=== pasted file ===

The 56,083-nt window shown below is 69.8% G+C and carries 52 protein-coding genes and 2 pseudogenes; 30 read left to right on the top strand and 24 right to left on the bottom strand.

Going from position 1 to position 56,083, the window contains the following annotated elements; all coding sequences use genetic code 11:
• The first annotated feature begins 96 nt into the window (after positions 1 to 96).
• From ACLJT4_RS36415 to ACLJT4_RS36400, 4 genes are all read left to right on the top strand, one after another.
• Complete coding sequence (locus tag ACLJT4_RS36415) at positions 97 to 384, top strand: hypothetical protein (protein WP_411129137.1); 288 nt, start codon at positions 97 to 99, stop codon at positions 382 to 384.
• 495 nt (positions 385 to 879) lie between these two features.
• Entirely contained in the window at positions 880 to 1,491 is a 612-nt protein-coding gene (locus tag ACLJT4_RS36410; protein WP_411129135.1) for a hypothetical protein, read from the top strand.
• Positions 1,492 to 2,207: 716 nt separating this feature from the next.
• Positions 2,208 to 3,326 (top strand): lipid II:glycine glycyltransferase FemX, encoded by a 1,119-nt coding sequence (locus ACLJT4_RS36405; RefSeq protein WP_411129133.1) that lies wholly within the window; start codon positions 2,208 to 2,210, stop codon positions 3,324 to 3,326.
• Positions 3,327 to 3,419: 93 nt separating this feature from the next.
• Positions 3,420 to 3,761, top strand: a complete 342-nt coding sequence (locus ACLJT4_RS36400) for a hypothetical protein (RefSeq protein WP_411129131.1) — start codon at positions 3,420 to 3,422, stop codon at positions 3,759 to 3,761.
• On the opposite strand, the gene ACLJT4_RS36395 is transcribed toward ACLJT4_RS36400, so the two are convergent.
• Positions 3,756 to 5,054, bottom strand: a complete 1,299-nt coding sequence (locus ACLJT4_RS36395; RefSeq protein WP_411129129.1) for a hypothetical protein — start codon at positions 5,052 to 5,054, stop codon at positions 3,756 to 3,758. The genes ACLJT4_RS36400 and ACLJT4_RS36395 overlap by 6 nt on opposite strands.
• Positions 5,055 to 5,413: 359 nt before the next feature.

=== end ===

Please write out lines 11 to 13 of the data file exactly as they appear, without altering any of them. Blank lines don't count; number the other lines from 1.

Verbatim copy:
• Positions 3,420 to 3,761, top strand: a complete 342-nt coding sequence (locus ACLJT4_RS36400) for a hypothetical protein (RefSeq protein WP_411129131.1) — start codon at positions 3,420 to 3,422, stop codon at positions 3,759 to 3,761.
• On the opposite strand, the gene ACLJT4_RS36395 is transcribed toward ACLJT4_RS36400, so the two are convergent.
• Positions 3,756 to 5,054, bottom strand: a complete 1,299-nt coding sequence (locus ACLJT4_RS36395; RefSeq protein WP_411129129.1) for a hypothetical protein — start codon at positions 5,052 to 5,054, stop codon at positions 3,756 to 3,758. The genes ACLJT4_RS36400 and ACLJT4_RS36395 overlap by 6 nt on opposite strands.